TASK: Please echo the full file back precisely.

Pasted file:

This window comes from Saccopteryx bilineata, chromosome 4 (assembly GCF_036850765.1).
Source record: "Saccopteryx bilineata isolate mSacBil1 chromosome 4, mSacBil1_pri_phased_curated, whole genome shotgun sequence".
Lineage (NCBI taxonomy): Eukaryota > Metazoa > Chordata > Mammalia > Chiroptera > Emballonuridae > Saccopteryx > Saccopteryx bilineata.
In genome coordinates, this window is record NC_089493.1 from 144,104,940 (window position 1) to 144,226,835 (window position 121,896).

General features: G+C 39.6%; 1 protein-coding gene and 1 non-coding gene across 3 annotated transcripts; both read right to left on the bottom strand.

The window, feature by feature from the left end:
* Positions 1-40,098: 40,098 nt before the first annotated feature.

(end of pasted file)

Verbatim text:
This window comes from Saccopteryx bilineata, chromosome 4 (assembly GCF_036850765.1).
Source record: "Saccopteryx bilineata isolate mSacBil1 chromosome 4, mSacBil1_pri_phased_curated, whole genome shotgun sequence".
Lineage (NCBI taxonomy): Eukaryota > Metazoa > Chordata > Mammalia > Chiroptera > Emballonuridae > Saccopteryx > Saccopteryx bilineata.
In genome coordinates, this window is record NC_089493.1 from 144,104,940 (window position 1) to 144,226,835 (window position 121,896).

General features: G+C 39.6%; 1 protein-coding gene and 1 non-coding gene across 3 annotated transcripts; both read right to left on the bottom strand.

The window, feature by feature from the left end:
* Positions 1-40,098: 40,098 nt before the first annotated feature.